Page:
With hundreds of council staff facing redundancy, Kirklees Council’s leader-elect Cathy Scott wants to cut councillors’ pay.

Councillors are paid ‘allowances’ for the work they do and Clr Scott wants to make savings of at least £100,000 a year.

Clr Scott has agreed to take an immediate cut of 10% in her leader’s salary of £27,210 and the other nine Cabinet members have agreed to a 5% cut to their £13,709 salaries.

All 69 Kirklees councillors receive a basic allowance of £15,080 each so Clr Scott and her Cabinet members receive that too.

Clr Scott was previously deputy leader with a salary of £20,618 so even with a 10% cut to her new salary, she’s had a substantial pay rise moving into the top job.

Clr Scott is due to be officially elected as council leader at a full council meeting on September 13. At the same meeting a report will be presented on cuts to councillors’ allowances.

Clr Scott said: “In this tough financial climate, I believe that councillors need to take their fair share of the burden and show that we understand the difficult challenges families across our area are facing in the cost-of-living crisis.

“I have asked council officers to start a formal review of councillors’ allowances, with a view to making savings of at least £100,000 on the current annual cost. Every penny we can save frees up funding for vital local services which we want to protect.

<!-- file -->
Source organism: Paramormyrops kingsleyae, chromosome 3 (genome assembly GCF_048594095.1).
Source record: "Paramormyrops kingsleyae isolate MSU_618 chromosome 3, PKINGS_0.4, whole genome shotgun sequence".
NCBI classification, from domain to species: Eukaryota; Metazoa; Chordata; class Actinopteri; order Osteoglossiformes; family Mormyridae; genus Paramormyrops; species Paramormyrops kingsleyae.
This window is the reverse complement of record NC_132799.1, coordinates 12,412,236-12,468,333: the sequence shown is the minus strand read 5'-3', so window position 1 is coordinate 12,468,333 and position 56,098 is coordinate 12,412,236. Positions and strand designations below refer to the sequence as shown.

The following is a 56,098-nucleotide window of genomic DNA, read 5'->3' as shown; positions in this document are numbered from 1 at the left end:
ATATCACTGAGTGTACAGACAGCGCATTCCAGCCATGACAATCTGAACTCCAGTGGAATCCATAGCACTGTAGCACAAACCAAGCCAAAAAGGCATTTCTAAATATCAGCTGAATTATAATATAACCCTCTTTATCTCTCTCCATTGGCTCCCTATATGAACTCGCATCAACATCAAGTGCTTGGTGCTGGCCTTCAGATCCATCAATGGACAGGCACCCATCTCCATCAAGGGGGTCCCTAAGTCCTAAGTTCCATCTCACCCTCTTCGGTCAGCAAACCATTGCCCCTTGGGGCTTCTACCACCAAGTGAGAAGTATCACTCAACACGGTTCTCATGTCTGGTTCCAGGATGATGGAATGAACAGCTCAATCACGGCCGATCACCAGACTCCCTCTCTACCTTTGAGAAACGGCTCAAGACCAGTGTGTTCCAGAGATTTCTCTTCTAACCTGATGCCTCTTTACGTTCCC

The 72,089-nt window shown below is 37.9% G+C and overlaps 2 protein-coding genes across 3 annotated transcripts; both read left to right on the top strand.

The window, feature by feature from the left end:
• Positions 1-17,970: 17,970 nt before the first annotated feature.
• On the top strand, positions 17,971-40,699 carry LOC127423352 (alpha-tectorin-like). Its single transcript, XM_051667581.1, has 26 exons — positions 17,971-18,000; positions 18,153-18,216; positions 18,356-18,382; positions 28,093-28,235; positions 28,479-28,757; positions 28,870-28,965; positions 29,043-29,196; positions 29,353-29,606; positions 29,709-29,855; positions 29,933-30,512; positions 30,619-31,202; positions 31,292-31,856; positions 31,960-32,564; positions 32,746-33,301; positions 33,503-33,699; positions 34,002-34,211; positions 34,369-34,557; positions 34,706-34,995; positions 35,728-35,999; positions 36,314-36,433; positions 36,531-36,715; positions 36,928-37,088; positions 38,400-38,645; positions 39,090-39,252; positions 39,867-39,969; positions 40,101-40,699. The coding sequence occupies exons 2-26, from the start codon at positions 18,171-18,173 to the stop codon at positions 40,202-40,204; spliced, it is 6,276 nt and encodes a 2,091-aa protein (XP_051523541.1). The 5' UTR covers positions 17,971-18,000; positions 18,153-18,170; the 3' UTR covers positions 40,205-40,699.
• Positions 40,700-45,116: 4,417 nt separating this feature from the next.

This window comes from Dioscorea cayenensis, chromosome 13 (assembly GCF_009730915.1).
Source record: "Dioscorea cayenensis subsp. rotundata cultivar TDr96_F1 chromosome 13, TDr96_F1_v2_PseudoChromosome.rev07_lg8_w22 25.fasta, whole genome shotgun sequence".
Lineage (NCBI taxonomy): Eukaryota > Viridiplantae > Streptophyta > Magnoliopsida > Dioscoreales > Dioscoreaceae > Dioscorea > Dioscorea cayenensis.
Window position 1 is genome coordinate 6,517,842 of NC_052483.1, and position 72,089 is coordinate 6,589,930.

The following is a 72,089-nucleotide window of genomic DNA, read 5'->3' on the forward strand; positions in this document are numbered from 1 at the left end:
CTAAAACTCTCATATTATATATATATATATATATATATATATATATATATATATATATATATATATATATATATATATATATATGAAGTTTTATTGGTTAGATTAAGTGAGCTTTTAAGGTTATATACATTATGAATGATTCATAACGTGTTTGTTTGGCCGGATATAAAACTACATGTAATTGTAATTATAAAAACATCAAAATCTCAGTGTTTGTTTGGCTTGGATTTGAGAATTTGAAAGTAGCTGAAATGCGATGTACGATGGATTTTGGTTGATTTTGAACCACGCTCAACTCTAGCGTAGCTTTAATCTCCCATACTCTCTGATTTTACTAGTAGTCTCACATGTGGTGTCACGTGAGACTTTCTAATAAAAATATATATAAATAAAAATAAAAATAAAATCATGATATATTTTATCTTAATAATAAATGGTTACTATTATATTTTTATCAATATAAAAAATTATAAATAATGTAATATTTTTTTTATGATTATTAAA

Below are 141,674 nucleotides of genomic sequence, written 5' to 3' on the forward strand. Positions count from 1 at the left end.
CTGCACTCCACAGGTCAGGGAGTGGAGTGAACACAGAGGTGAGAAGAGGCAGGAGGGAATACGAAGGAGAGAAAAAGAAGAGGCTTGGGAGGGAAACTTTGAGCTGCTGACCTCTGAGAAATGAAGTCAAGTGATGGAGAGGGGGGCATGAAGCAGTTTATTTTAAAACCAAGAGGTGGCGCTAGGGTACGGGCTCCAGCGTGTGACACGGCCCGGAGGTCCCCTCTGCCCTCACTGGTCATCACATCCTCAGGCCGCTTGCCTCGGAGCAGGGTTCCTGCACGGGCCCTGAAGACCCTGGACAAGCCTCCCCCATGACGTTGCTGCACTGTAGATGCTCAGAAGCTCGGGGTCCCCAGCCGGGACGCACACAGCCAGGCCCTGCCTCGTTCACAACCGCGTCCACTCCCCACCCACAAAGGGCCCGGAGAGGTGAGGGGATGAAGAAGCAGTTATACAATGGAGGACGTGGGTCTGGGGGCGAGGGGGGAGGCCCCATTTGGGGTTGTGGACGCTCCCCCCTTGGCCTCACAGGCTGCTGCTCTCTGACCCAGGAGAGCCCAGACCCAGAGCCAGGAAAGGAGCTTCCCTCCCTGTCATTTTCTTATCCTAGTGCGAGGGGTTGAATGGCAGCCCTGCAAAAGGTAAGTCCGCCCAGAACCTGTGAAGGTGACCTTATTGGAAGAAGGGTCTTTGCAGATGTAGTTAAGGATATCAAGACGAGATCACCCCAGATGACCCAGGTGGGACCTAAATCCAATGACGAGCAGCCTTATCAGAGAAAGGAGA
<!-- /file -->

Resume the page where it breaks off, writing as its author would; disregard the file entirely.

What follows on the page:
“Councillors from all parties play an important role in communities across Kirklees. But, in difficult times, it’s important for us to show that we are putting the interests of the public above our own, stepping up to the challenges that we face, and that we are on the side of hardworking families across Kirklees.

“That is exactly what this new leadership intends to do.”

A list of what Kirklees councillors are paid in allowances can be found HERE.

Kirklees Council has to save £47 million this financial year and could make up to 750 staff redundant.

The council’s biggest union UNISON has started consulting its 4,500 members over a possible strike ballot.

UNISON represents more than half the council’s 8,500 workforce and any strike would hit services across the council.